Before the Federal Communications Commission can hold auctions to sell mobile service providers licenses to use former TV broadcast spectrum, the FCC has to convince TV broadcasters to give up their licenses to use the spectrum themselves.
Even selling spectrum rights does not necessarily mean a TV station puts itself out of business. Any participating station can relinquish its license in return for cash paid by a mobile operator, and also be able to use some other spectrum for its continued operations.
But as the first part of a two-step auction, each broadcaster must first decide whether it wishes to participate at all.
Up to this point, the FCC seems to have many unconvinced potential sellers, according to the Wall Street Journal.
One issue, aside from potential payments representing hundreds of millions of dollars in the larger markets, is that even stations that refuse to participate might be moved, in any case.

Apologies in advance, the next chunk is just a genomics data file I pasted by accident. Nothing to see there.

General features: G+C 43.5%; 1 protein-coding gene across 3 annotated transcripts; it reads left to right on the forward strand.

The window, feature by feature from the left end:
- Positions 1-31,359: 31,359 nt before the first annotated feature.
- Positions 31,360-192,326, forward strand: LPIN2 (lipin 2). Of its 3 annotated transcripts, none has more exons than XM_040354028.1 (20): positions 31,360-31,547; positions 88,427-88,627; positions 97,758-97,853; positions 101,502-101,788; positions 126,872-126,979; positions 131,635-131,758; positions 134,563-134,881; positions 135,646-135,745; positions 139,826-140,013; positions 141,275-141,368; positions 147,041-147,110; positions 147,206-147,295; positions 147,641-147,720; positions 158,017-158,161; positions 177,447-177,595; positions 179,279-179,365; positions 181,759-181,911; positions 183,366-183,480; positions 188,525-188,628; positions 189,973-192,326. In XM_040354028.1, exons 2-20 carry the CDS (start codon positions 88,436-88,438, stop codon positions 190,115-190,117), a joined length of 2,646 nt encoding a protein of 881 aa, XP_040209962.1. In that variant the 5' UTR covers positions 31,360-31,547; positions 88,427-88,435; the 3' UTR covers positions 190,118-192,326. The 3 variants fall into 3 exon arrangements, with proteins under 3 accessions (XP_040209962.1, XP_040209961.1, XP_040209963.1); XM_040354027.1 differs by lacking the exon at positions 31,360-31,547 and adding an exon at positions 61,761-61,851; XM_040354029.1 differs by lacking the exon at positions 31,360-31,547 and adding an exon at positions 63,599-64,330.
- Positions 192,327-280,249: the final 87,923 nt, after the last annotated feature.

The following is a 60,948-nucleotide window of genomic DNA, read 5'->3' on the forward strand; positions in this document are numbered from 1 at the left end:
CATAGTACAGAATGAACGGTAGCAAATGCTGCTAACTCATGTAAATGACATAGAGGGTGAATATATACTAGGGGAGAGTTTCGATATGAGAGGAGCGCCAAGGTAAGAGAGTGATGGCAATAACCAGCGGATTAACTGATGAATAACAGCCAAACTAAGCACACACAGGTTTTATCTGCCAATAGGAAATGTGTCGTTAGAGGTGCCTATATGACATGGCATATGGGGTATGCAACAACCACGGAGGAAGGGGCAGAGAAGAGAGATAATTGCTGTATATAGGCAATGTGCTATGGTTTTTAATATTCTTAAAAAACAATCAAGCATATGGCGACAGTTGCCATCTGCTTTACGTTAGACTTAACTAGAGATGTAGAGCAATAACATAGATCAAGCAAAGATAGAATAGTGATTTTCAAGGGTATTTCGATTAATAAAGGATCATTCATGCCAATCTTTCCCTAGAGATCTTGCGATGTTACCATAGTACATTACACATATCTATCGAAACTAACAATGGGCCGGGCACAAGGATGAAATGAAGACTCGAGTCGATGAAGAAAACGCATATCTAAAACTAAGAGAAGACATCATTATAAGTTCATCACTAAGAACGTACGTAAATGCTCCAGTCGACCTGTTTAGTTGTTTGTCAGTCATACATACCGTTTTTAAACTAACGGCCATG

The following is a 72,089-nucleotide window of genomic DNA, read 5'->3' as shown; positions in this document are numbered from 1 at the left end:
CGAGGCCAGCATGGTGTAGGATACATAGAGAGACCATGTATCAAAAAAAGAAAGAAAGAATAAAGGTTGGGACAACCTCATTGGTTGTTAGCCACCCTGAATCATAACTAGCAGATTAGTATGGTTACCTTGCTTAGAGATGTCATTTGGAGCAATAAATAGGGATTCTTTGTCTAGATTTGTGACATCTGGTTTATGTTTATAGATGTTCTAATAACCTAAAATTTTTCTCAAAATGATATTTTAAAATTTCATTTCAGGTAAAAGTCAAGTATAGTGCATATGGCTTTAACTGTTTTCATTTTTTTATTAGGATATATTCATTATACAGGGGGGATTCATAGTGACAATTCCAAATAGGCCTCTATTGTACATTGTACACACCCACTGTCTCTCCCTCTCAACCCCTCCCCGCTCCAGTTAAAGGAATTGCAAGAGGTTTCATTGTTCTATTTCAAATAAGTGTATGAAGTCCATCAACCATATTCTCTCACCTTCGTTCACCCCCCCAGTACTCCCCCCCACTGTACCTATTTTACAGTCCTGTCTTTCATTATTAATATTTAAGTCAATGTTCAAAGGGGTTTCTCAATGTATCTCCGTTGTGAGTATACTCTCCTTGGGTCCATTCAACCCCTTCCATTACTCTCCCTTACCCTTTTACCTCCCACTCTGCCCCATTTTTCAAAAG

The auction is voluntary. Stations that choose to sell their spectrum can go out of business.
They can share a channel with another broadcaster. Stations might also opt to be paid less, but be relocated to a different channel.
But even stations that do not participate in the auction might find themselves moved to new channels in any case.
The incentives appear to be clear enough: “You will have to move to new frequencies in any case; you might as well take the money.”
The FCC has predicted the auction would produce revenue of $45 billion and free up 100 MHz of spectrum for the mobile operators.
In some major markets, a station selling its spectrum license could earn triple-digit millions. In New York, for example, a license sale might generate between $410 million and $490 million, the FCC currently expects.
In Los Angeles, the auction could generate $340 million to perhaps $570 million.
The auction is intended to free up spectrum in the 600-MHz band for use by mobile carriers who would be offered paired 5-MHz channels (5 MHz up, 5 MHz down).
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